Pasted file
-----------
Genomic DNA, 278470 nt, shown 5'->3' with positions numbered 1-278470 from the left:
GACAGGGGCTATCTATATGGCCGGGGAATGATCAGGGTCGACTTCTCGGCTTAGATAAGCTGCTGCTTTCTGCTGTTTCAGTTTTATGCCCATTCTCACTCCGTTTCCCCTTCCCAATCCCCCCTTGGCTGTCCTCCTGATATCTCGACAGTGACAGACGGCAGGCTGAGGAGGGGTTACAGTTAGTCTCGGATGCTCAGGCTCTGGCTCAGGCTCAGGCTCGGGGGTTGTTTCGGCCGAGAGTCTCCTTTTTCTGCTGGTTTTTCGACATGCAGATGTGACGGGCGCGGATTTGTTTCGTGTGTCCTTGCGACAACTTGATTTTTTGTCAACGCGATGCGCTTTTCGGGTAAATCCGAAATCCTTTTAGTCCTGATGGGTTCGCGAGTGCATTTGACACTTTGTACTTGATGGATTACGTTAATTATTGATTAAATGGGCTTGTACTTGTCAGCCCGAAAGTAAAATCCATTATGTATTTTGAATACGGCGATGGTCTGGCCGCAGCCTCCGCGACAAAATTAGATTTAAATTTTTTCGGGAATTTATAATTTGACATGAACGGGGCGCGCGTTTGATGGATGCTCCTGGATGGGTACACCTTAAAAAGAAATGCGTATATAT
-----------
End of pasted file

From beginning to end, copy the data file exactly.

Genomic DNA, 278470 nt, shown 5'->3' with positions numbered 1-278470 from the left:
GACAGGGGCTATCTATATGGCCGGGGAATGATCAGGGTCGACTTCTCGGCTTAGATAAGCTGCTGCTTTCTGCTGTTTCAGTTTTATGCCCATTCTCACTCCGTTTCCCCTTCCCAATCCCCCCTTGGCTGTCCTCCTGATATCTCGACAGTGACAGACGGCAGGCTGAGGAGGGGTTACAGTTAGTCTCGGATGCTCAGGCTCTGGCTCAGGCTCAGGCTCGGGGGTTGTTTCGGCCGAGAGTCTCCTTTTTCTGCTGGTTTTTCGACATGCAGATGTGACGGGCGCGGATTTGTTTCGTGTGTCCTTGCGACAACTTGATTTTTTGTCAACGCGATGCGCTTTTCGGGTAAATCCGAAATCCTTTTAGTCCTGATGGGTTCGCGAGTGCATTTGACACTTTGTACTTGATGGATTACGTTAATTATTGATTAAATGGGCTTGTACTTGTCAGCCCGAAAGTAAAATCCATTATGTATTTTGAATACGGCGATGGTCTGGCCGCAGCCTCCGCGACAAAATTAGATTTAAATTTTTTCGGGAATTTATAATTTGACATGAACGGGGCGCGCGTTTGATGGATGCTCCTGGATGGGTACACCTTAAAAAGAAATGCGTATATAT